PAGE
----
Senate Dems in Trump states take measured stance on Kavanaugh

WASHINGTON — Nine Senate Democrats up for re-election this year in states that President Donald Trump won are taking a wait-and-see attitude about rejecting Brett Kavanaugh’s nomination to the Supreme Court despite calls by Democratic leaders to block him at any cost.

The focus has been on the three Democrats who voted for Neil Gorsuch in 2017: Sens. Joe Manchin (D-W.Va.), Heidi Heitkamp (D-N.D.) and Joe Donnelly (D-Ind.).

All three issued statements saying they’re going to vet Kavanaugh carefully.

And so did the Senate’s other two most endangered Democrats, Sens. Claire McCaskill (D-Mo.) and Bill Nelson (D-Fla.).

“I look forward to thoroughly examining Judge Kavanaugh’s record in the coming weeks as the Senate considers his nomination to replace Justice Kennedy,” McCaskill said.

Using similar language, Nelson said he was open to meeting with Kavanaugh to discuss issues including “women’s rights” and health care. “I’ll make my decision after that,” Nelson said.

Other Trump-state Democrats on the fence include Sens. Sherrod Brown (D-Ohio), Jon Tester (D-Mont.), Tammy Baldwin (D-Wis.) and Debbie Stabenow (D-Mich.).

Brown, a prominent liberal voice, said he had some “serious concerns” about Kavanaugh’s rulings — but insisted he hasn’t made a decision.

“I plan to review Judge Kavanaugh’s record thoroughly and ask him tough questions face-to-face before I make my decision,” Brown said.

Even Tester, who has been hit by Trump politically for labeling the president’s former Veterans Affairs pick Ronny Jackson the “candy man,” suggested to his colleagues that they give Kavanaugh a chance.

“Montanans have a lot on the line with this next Supreme Court Justice, so I urge my colleagues on both sides of the aisle to put politics aside and do what’s best for this nation,” Tester said.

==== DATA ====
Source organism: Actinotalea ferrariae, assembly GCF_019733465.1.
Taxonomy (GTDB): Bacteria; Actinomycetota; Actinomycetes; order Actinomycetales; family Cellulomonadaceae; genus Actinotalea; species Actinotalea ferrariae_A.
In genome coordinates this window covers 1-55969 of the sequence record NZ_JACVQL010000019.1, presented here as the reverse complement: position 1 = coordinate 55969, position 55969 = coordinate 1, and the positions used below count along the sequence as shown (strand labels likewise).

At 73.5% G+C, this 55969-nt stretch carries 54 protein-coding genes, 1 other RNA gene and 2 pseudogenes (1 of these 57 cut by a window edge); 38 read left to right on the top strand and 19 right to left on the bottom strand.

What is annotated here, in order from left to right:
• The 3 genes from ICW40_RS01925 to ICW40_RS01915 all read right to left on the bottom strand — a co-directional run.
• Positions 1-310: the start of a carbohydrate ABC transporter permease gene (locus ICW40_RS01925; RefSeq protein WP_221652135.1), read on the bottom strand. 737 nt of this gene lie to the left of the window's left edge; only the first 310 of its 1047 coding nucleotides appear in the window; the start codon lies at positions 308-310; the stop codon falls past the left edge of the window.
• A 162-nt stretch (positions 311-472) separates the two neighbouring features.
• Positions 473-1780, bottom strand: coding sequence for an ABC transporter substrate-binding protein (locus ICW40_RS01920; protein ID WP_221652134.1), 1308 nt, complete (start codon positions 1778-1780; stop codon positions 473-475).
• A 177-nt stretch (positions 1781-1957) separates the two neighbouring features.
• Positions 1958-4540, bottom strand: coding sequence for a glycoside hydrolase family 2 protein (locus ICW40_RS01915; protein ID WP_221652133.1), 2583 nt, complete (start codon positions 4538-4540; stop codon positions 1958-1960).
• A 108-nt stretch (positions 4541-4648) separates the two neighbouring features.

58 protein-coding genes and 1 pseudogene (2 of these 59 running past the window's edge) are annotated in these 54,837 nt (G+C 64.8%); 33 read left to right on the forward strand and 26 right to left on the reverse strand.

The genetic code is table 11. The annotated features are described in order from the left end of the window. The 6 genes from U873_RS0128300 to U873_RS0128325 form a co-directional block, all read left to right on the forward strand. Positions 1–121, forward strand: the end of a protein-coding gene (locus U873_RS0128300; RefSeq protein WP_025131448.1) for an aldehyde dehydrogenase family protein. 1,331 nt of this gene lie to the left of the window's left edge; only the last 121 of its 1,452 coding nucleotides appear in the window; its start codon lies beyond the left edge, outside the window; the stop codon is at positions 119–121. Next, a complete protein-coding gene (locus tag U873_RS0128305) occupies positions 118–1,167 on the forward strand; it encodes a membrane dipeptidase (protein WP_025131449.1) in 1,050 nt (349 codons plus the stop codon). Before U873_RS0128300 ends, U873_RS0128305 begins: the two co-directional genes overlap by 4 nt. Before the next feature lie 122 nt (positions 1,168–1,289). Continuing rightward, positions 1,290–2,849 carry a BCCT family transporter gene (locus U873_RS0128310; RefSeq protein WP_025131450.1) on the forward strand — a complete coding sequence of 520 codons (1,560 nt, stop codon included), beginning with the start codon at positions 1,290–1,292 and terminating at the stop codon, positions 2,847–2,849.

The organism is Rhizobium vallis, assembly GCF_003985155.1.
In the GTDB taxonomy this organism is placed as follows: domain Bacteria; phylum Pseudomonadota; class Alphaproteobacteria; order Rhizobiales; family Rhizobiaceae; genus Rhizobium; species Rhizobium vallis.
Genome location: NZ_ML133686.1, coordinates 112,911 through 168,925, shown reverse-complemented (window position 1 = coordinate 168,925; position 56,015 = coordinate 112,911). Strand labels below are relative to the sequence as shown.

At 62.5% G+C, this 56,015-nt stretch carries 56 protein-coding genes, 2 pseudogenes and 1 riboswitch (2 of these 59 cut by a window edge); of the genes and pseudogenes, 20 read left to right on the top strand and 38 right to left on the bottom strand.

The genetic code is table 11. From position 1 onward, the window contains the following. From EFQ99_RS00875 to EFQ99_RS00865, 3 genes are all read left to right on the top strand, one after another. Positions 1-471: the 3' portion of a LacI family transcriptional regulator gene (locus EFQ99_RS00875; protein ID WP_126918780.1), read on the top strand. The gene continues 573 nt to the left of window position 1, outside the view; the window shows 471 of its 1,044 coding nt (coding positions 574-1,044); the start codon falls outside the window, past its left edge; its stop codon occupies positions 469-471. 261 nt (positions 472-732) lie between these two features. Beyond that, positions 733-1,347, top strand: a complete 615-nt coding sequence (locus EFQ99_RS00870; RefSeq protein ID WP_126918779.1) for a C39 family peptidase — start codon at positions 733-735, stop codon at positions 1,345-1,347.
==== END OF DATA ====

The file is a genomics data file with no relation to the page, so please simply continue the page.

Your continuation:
Both Baldwin and Stabenow said they had concerns, but didn’t close the door yet.

The on-the-fence Democrats ignored calls by Senate Minority Leader Chuck Schumer (D-N.Y.) to present a united Democratic front against Kavanaugh’s nomination.

“The ramifications of this battle will last a generation or more. I’m going to fight this nomination with everything I’ve got,” Schumer said Tuesday on the steps of the Supreme Court, flanked by the 10 Democrats who sit on the Senate Judiciary Committee.

If Democrats want to block the conservative judge, they must vote en masse against him and pick up at least one Republican defector.

As of Tuesday, only one Senate Democrat up for re-election in a state that Trump won has announced that he’s a no vote: Sen. Bob Casey of Pennsylvania.

“I will oppose the nomination the president will make tonight because it represents a corrupt bargain with the far right, big corporations, and Washington special interests,” Casey said several hours before Trump unveiled Kavanaugh as his pick in a ceremony at the White House on Monday night.

Casey has more political cover as Pennsylvania only went for Trump by 1.2 points in 2016. Additionally, in March 2018, a previously red congressional district in the western part of the state flipped, electing Democrat Conor Lamb in a surprise upset that has energized Casey’s base.

Manchin has to run as a Democrat in a state that Trump won by 42 points.

And McCaskill’s Republican rival, Josh Hawley, is already anticipating that she’ll vote with Schumer.

In his first statewide television ad buy, which launched this week, Hawley blasted McCaskill by saying she “wants liberals in charge.”

“That’s how she votes,” he said. “That’s not Missouri’s way, and it won’t be my way.”

Source: Read Full Article